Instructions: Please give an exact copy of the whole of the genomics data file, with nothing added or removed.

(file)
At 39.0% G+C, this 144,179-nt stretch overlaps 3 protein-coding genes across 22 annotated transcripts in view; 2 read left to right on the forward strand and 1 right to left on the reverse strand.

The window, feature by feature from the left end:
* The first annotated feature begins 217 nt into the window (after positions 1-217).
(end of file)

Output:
At 39.0% G+C, this 144,179-nt stretch overlaps 3 protein-coding genes across 22 annotated transcripts in view; 2 read left to right on the forward strand and 1 right to left on the reverse strand.

The window, feature by feature from the left end:
* The first annotated feature begins 217 nt into the window (after positions 1-217).